Segregation, Poverty, and Mortality in Urban African Americans

By Anthony P. Polednak | Go to book overview

Preface

My interest in the potential impact of segregation on the health of blacks (African Americans) was stimulated by the chance reading of an article in a sociological journal ( Massey and Denton, 1987) dealing with time trends in black-white residential segregation. The higher degree of segregation of U.S. whites from blacks than from other racial and ethnic groups, and the obvious association between segregation and overall quality of life, suggested that segregation might be related in complex ways to the health of blacks. My first work in this area, dealing with infant mortality ( Polednak, 1991), was done without awareness of previous efforts to examine the association between segregation and black infant mortality rates ( Yankauer, 1950; LaVeist, 1989).

This book brings together data from several studies that have examined the association between degree of black-white residential segregation and mortality rates for blacks in selected U.S. urban areas, with some control (statistically) for variation in black-white disparities in social class. It also presents previously unpublished analyses that include additional calendar years of mortality data, along with data from the 1990 U.S. census. These analyses are useful mainly in generating hypotheses to be explored by analytic studies that include information on individuals. The goal of these analyses is to increase interest, on the part of sociologists and epidemiologists, in what might be called the "epidemiology of American apartheid." This extends the work of sociologists Massey and Denton on American Apartheid ( 1993) into the area of public health. Mortality rates are used not only because of the availability of data but also because they demonstrate the underprivileged status of blacks. By tradition in public health, infant mortality rates have been used as an index of social progress.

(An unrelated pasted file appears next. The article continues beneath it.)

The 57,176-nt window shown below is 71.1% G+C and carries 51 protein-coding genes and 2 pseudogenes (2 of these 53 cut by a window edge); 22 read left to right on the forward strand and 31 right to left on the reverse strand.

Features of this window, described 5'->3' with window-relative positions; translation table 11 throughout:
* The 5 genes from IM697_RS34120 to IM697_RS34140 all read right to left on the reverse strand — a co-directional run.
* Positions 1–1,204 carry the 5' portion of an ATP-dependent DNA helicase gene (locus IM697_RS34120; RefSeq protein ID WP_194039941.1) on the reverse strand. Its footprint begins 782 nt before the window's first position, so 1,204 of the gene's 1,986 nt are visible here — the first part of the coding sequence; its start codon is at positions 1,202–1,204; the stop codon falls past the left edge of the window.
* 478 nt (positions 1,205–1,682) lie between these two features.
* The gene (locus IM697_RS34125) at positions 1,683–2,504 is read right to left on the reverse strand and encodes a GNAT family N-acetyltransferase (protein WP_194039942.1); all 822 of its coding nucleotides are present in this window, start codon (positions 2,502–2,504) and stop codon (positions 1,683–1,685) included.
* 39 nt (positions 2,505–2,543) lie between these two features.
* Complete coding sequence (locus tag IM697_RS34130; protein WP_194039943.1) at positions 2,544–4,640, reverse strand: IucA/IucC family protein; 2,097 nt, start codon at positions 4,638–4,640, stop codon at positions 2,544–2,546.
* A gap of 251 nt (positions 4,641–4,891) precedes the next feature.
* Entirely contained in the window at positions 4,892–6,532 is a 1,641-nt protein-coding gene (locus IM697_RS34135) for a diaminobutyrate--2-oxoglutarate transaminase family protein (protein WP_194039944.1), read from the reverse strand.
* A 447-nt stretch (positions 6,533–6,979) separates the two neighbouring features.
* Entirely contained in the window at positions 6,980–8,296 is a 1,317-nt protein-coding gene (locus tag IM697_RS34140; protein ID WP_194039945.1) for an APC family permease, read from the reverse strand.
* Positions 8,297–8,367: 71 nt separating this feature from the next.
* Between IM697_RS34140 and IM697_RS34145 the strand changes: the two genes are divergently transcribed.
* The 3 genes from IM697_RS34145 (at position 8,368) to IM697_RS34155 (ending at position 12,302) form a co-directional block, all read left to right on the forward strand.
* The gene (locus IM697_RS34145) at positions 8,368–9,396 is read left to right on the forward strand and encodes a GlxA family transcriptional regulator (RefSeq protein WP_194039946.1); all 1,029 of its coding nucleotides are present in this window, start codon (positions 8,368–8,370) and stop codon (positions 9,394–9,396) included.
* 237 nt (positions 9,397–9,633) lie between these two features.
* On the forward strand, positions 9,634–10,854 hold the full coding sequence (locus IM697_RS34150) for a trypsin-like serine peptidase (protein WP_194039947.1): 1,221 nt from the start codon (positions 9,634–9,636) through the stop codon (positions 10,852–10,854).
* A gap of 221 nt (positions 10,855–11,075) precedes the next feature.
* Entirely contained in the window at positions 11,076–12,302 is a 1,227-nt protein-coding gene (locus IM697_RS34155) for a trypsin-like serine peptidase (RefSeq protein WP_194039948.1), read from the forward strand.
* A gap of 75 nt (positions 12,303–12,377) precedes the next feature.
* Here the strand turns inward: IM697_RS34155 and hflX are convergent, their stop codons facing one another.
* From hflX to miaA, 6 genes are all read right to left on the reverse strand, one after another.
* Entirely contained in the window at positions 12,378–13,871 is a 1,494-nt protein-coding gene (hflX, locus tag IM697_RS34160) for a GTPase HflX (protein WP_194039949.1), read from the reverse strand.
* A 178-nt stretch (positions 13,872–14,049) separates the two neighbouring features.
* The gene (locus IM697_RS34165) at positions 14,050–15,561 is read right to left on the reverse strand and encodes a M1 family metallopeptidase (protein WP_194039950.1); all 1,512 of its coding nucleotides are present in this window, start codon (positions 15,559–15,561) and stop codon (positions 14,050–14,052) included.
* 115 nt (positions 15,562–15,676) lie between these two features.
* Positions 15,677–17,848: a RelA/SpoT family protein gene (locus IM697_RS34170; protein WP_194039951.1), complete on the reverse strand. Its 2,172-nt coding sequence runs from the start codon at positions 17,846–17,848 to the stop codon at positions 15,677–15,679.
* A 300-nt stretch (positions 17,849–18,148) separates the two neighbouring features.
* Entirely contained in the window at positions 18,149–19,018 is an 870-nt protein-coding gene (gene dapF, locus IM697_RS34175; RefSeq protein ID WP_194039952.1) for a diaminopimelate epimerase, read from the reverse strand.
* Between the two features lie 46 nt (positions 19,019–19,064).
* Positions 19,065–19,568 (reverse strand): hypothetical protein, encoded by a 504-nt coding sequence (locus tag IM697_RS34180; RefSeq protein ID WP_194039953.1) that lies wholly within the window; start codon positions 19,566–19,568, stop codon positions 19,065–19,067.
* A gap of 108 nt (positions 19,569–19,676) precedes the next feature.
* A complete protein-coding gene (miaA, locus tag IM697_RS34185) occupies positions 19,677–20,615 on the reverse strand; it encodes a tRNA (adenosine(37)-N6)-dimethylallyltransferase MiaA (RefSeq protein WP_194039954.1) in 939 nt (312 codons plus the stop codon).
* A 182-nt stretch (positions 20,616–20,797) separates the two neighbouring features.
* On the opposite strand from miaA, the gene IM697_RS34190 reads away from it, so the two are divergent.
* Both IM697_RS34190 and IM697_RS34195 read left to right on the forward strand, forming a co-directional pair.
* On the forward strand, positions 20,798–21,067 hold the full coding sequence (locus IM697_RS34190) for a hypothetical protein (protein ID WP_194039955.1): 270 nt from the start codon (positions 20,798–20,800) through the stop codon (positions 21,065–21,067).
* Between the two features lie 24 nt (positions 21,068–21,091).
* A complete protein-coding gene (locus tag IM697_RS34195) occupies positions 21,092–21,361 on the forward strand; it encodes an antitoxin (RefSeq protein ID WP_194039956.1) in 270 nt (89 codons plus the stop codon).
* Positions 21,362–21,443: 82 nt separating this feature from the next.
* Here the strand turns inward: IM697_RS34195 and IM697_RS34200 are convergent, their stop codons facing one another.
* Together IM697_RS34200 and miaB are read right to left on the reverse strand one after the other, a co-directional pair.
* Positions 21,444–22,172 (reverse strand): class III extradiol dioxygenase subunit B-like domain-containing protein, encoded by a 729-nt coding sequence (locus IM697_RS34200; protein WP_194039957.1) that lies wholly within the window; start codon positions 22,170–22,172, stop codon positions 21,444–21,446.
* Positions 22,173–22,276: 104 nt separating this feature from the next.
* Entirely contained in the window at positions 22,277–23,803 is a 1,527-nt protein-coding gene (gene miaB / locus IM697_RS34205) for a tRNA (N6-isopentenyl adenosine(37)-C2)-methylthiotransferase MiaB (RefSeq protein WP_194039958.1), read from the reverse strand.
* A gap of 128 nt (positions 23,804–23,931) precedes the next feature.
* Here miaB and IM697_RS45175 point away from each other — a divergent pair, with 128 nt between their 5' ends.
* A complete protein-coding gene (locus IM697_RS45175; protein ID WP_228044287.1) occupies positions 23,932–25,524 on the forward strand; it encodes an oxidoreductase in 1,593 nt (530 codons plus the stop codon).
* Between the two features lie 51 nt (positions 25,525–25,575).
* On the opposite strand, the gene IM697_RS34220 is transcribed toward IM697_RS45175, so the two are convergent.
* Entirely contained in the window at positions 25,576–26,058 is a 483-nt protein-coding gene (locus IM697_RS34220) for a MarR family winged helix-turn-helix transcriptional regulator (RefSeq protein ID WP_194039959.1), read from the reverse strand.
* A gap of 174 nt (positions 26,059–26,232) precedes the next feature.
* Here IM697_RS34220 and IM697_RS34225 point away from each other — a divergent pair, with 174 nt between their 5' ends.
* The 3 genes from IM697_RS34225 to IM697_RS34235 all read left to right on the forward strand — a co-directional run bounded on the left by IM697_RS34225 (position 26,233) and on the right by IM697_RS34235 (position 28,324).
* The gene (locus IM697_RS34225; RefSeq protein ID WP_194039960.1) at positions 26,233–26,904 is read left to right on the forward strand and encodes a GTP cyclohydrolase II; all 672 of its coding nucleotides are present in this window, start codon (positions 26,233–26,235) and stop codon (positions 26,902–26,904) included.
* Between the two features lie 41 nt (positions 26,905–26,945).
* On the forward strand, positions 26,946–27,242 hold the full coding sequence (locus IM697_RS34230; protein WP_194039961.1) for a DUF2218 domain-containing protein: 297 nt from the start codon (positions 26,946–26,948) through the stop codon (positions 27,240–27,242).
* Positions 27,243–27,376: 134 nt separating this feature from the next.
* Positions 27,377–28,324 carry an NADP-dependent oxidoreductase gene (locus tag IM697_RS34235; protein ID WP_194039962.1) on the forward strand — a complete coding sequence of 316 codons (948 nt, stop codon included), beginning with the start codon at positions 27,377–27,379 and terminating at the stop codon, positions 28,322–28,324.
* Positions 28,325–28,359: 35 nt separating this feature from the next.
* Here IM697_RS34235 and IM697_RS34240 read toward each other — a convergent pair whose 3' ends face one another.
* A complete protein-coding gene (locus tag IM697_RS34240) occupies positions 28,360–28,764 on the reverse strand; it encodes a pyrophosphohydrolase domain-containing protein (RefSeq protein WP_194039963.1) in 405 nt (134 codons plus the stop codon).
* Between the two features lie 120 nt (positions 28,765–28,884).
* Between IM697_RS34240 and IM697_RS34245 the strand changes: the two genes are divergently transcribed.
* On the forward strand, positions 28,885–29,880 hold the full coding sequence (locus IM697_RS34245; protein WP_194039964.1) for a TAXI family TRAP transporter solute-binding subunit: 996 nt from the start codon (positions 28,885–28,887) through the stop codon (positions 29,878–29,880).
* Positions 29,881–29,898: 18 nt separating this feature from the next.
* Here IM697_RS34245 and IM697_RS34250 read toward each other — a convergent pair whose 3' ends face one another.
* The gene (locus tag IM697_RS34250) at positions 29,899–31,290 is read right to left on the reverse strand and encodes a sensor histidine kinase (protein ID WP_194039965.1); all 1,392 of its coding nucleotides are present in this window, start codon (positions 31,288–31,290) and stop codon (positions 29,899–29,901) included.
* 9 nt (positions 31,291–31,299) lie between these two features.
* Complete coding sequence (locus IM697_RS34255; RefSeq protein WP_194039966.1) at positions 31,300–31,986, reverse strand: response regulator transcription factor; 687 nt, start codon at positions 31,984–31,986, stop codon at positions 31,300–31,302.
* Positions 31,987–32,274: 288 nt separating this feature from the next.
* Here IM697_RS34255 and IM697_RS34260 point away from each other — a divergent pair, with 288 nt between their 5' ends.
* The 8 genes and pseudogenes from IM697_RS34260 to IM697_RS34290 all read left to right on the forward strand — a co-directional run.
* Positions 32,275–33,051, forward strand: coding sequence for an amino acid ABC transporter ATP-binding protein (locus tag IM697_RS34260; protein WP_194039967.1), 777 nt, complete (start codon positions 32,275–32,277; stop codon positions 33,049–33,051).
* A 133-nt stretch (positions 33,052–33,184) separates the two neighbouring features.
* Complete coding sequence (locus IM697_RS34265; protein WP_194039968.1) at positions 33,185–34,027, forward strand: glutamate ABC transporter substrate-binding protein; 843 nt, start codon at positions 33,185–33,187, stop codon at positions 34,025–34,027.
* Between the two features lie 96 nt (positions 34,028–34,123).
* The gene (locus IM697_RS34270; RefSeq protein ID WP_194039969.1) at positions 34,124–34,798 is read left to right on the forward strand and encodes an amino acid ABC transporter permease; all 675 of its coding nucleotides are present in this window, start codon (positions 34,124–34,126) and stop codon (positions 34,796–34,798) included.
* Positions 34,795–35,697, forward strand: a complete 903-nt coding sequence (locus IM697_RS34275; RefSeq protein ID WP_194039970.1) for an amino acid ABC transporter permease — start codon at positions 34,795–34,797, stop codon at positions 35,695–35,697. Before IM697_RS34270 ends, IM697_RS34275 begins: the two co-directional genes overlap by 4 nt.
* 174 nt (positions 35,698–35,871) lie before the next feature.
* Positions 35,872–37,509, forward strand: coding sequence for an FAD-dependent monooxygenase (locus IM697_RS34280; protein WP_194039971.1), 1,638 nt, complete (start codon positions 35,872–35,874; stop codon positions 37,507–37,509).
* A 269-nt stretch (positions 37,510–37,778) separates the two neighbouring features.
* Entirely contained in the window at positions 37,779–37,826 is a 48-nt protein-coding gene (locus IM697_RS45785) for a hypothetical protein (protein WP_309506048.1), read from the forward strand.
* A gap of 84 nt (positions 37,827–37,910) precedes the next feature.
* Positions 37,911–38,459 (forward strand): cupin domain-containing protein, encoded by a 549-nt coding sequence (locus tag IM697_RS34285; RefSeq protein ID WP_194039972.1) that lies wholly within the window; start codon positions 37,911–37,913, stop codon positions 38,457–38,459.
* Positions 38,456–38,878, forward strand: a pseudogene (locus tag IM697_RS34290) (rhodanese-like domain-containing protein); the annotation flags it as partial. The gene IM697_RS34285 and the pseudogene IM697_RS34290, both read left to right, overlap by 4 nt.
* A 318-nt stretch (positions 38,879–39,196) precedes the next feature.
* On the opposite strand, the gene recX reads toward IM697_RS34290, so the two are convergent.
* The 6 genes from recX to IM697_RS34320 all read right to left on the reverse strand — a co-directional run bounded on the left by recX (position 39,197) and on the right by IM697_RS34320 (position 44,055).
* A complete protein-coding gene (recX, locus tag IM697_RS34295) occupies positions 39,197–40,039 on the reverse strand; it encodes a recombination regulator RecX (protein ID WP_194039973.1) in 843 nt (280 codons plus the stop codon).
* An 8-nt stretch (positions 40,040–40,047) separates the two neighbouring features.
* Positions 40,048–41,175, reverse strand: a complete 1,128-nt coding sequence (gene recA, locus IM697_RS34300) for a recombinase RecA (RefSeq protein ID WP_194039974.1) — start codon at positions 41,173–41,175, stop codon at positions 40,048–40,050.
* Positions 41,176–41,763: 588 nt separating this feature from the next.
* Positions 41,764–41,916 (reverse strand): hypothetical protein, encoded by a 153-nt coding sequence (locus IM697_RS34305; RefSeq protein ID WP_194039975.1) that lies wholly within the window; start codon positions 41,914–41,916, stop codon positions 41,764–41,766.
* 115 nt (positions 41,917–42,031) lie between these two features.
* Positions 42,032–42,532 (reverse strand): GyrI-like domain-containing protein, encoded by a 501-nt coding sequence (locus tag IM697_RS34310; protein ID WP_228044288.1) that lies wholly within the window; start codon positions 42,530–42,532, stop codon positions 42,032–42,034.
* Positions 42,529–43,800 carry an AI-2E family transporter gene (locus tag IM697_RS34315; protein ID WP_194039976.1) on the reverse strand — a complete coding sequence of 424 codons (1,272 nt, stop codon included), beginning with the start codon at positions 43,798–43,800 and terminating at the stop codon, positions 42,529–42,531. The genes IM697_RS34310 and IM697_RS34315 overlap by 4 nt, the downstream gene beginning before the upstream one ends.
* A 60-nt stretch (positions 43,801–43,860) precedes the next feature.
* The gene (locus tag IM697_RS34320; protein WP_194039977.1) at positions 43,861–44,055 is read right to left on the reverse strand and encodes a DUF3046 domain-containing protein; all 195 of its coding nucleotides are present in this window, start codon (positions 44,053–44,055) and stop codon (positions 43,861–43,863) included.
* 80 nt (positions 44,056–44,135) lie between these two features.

The goal is to call greater attention to the high mortality rates for blacks in many urban areas, as a reflection of their unique experience with discrimination. Such attempts recognize bell hooks's perceptive comments ( 1995) about the hopelessness (for blacks) of adopting the role of victim, despite obvious victimization, and understandable black ambivalence with regard to integration and "assimilation." Despite these dilemmas, the epidemiology of American apartheid should prove not only challenging but rewarding, in terms of its implications for social and health policy.

The intended audience includes sociologists, especially medical sociologists, who are likely to be familiar with the issue of segregation but not with its

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